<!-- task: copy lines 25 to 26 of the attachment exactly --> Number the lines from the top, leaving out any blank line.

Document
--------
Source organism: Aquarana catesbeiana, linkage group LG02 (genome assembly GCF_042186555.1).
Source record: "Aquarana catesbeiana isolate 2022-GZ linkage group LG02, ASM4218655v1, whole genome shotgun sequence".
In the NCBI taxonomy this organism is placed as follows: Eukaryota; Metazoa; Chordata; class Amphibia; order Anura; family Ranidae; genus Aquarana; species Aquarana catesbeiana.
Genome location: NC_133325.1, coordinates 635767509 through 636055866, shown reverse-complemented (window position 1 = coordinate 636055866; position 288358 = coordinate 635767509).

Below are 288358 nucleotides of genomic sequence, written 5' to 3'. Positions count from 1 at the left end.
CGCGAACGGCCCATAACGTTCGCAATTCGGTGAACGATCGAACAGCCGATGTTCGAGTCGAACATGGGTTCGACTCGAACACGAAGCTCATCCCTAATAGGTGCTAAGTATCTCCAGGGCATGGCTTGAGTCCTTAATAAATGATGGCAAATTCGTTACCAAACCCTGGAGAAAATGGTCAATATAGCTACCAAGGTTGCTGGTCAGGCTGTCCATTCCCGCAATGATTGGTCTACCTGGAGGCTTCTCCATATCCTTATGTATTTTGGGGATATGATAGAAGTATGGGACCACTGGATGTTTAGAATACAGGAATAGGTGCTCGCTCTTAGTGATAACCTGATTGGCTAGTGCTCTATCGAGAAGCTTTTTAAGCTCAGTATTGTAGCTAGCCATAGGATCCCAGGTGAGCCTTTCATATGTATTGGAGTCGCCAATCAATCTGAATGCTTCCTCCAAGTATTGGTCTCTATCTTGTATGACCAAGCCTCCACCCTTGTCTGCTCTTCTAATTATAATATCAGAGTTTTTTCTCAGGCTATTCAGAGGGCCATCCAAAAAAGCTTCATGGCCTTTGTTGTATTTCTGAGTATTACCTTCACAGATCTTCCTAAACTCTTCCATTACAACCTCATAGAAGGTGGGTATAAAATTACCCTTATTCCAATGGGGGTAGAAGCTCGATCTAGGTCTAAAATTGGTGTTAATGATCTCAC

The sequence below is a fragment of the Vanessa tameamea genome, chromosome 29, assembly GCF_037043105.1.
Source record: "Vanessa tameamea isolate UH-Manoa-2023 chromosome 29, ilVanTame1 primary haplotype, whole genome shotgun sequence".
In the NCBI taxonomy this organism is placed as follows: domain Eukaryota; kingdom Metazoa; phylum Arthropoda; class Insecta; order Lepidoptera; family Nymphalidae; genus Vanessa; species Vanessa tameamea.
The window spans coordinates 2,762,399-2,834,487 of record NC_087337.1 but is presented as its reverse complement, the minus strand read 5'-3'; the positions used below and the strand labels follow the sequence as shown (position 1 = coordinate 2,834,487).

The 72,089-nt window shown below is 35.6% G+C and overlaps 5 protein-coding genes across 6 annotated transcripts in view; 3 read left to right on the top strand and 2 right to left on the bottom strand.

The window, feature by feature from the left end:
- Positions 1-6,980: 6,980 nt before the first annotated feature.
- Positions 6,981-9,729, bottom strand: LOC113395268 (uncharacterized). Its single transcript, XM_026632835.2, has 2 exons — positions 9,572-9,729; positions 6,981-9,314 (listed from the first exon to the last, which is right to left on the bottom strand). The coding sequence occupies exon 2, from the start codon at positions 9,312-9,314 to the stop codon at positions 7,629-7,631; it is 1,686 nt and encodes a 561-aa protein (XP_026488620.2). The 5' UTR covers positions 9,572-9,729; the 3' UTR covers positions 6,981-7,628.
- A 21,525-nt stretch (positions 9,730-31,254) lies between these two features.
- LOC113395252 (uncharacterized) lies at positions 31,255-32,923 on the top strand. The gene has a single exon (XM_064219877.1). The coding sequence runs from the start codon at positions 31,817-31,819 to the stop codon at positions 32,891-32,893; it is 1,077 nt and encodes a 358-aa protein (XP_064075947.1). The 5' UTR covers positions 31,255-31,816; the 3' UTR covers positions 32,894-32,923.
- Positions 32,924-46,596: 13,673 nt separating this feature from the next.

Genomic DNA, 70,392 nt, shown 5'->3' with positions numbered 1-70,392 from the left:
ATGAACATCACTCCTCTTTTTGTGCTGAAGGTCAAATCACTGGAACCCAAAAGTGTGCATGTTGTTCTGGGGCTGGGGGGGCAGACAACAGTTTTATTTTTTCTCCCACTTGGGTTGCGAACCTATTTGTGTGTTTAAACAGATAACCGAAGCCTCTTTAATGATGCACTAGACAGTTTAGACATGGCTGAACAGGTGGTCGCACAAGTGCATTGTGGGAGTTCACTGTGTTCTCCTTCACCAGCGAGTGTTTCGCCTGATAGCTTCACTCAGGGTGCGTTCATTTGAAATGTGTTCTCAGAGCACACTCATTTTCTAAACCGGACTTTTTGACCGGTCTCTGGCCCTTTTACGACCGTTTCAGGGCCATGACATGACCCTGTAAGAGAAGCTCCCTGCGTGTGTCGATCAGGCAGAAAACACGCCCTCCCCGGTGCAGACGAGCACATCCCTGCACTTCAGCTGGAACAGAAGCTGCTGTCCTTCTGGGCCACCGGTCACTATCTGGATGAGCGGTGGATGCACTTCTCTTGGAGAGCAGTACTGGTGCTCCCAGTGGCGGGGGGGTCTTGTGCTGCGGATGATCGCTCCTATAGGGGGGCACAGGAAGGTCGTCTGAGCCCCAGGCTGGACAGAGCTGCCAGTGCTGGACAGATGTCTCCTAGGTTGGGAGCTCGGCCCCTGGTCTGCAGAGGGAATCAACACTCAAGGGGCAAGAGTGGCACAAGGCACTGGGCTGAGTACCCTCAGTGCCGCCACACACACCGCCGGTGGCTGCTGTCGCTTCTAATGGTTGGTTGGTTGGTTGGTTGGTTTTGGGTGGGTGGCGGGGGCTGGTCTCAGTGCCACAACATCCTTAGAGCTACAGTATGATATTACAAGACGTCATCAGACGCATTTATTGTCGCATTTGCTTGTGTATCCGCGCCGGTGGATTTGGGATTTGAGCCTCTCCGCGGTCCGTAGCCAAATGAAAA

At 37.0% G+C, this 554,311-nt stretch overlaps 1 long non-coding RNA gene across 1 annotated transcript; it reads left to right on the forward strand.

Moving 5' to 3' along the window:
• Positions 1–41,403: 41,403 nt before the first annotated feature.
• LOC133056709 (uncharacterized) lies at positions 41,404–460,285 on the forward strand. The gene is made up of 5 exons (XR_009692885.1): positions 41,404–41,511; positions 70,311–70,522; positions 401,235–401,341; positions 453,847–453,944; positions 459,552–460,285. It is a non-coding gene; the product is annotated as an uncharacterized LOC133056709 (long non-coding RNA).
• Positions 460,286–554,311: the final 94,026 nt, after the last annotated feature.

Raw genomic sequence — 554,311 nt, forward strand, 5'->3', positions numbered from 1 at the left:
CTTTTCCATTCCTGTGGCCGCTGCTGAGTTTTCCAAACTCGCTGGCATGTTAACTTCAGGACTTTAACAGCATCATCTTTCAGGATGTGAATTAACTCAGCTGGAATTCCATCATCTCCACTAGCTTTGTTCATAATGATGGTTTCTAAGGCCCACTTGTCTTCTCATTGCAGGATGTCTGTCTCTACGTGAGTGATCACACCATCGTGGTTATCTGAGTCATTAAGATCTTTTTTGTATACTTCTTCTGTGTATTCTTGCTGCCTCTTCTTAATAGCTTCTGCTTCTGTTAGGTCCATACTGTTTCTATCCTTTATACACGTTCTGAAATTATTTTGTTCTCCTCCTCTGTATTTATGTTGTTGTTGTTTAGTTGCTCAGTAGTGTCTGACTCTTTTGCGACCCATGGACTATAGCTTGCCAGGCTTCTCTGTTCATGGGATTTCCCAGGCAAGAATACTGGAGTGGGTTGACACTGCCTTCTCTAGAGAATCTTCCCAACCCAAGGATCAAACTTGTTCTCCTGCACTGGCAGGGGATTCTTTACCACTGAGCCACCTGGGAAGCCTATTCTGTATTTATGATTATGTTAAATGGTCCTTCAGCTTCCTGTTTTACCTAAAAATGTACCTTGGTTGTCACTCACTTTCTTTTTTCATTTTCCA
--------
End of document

Raw genomic sequence — 554,311 nt, forward strand, 5'->3', positions numbered from 1 at the left:
CTTTTCCATTCCTGTGGCCGCTGCTGAGTTTTCCAAACTCGCTGGCATGTTAACTTCAGGACTTTAACAGCATCATCTTTCAGGATGTGAATTAACTCAGCTGGAATTCCATCATCTCCACTAGCTTTGTTCATAATGATGGTTTCTAAGGCCCACTTGTCTTCTCATTGCAGGATGTCTGTCTCTACGTGAGTGATCACACCATCGTGGTTATCTGAGTCATTAAGATCTTTTTTGTATACTTCTTCTGTGTATTCTTGCTGCCTCTTCTTAATAGCTTCTGCTTCTGTTAGGTCCATACTGTTTCTATCCTTTATACACGTTCTGAAATTATTTTGTTCTCCTCCTCTGTATTTATGTTGTTGTTGTTTAGTTGCTCAGTAGTGTCTGACTCTTTTGCGACCCATGGACTATAGCTTGCCAGGCTTCTCTGTTCATGGGATTTCCCAGGCAAGAATACTGGAGTGGGTTGACACTGCCTTCTCTAGAGAATCTTCCCAACCCAAGGATCAAACTTGTTCTCCTGCACTGGCAGGGGATTCTTTACCACTGAGCCACCTGGGAAGCCTATTCTGTATTTATGATTATGTTAAATGGTCCTTCAGCTTCCTGTTTTACCTAAAAATGTACCTTGGTTGTCACTCACTTTCTTTTTTCATTTTCCA